In React world, developers thrown around various function styles. For example:

const Text1 = (props) => (

const Text2 = ({ message }) => (

function Text3(props) {
  return <div>{props.message}</div>

function Text4({ message }) {
  return <div>{message}</div>

Took from reddit Which one is better? Which one should you use?

Quick answer: the four are equivalent.

As stated in this discussion on Twitter, at the end of the day it doesn’t matter and it is more of a personal preference.

It so doesn’t matter — Dan Abramov (@dan_abramov) May 16, 2018

What is important is to stick with one when building an application. This way:

  • Your code will be easier to read because it use the same convention everywhere
  • You will focus on building the app instead of thinking about how to write your components.
  • You won’t confuse the person who read the code (could be you!) by writing similar code in different ways.

My personal preference

I use named functions with destructed props to define my components:

function Text4({ message }) {
  return <div>{message}</div>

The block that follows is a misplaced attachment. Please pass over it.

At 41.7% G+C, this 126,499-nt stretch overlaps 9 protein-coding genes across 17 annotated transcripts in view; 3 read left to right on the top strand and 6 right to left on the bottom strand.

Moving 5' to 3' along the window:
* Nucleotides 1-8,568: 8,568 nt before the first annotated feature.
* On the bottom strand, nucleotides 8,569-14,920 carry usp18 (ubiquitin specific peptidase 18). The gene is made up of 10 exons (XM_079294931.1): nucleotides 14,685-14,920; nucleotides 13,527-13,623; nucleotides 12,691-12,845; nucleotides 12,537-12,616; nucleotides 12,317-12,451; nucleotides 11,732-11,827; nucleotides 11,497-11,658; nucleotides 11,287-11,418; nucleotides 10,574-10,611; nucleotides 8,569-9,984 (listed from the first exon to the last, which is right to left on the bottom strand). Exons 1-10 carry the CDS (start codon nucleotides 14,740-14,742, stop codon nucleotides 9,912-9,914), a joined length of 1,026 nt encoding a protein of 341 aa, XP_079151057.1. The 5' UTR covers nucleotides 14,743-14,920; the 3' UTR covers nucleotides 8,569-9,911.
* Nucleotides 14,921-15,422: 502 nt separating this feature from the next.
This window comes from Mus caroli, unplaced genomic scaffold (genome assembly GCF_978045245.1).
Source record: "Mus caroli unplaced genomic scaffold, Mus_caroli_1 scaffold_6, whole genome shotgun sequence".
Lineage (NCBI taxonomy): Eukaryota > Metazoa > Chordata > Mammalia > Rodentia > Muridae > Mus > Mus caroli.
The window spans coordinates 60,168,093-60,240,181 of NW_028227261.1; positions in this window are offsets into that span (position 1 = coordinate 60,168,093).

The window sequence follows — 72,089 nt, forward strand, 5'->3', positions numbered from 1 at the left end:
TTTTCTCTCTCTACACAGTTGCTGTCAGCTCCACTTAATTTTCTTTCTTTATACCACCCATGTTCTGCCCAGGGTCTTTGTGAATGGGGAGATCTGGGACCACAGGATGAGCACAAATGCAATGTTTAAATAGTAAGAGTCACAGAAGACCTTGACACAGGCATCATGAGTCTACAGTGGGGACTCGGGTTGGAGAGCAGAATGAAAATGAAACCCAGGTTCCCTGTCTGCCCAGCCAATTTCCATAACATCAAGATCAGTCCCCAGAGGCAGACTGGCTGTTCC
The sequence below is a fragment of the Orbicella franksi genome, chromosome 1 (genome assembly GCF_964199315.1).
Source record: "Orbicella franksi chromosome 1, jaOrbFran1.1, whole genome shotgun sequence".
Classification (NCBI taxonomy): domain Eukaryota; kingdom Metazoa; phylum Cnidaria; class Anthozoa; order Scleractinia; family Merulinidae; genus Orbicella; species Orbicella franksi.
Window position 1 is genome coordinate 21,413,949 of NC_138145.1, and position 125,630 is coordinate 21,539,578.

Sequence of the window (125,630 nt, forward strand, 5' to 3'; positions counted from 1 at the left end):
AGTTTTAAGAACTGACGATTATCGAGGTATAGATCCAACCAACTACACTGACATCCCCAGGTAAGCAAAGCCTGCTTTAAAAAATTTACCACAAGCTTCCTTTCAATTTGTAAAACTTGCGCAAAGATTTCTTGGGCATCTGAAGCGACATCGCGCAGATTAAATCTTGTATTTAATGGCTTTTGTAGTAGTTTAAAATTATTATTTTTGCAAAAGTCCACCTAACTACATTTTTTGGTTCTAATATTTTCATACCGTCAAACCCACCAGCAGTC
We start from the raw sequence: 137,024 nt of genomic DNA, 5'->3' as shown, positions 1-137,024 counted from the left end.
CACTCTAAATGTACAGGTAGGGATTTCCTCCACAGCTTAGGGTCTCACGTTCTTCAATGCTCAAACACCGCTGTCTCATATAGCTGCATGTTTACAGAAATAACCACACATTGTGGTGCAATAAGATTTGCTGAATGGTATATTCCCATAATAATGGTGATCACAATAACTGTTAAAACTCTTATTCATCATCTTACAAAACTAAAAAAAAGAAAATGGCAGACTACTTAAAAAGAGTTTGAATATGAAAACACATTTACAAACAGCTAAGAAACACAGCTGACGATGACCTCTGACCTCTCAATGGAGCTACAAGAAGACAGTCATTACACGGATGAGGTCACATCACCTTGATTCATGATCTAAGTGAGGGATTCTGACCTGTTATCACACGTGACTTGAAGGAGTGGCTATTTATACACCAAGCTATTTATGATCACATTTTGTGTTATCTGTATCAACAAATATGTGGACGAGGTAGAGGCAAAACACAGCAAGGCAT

My personal preference: named function with destructured props

Why this style? Let’s compare with alternatives:

function vs const

When using a const, I read it as “I’m defining an anonymous function and storing it in a variable”. While with a function it’s like “here is a function”.

It is longer to type but it is easier to read.

Destructed props

What I like about destructed props is that I know what are the accepted props as I read the component. I know this is not a strong argument, since there are other ways to do it. But this is the easier 😇

How to be consistent without thinking about it

“I want to write code. Not spend cycles on formatting.”

There are tools that help to maintain the same code convention in our code 🥰

In JavaScript world, the most popular is Prettier which is an opinionated code formatter. It means that when you click “save”, it updates your code to follow certain rules 🧙

Feeling overwhelmed by React?

React gives you a lot of flexibility to build applications. But too many choices lead us to analysis paralysis, making us spend hours on project configuration instead of building our product.

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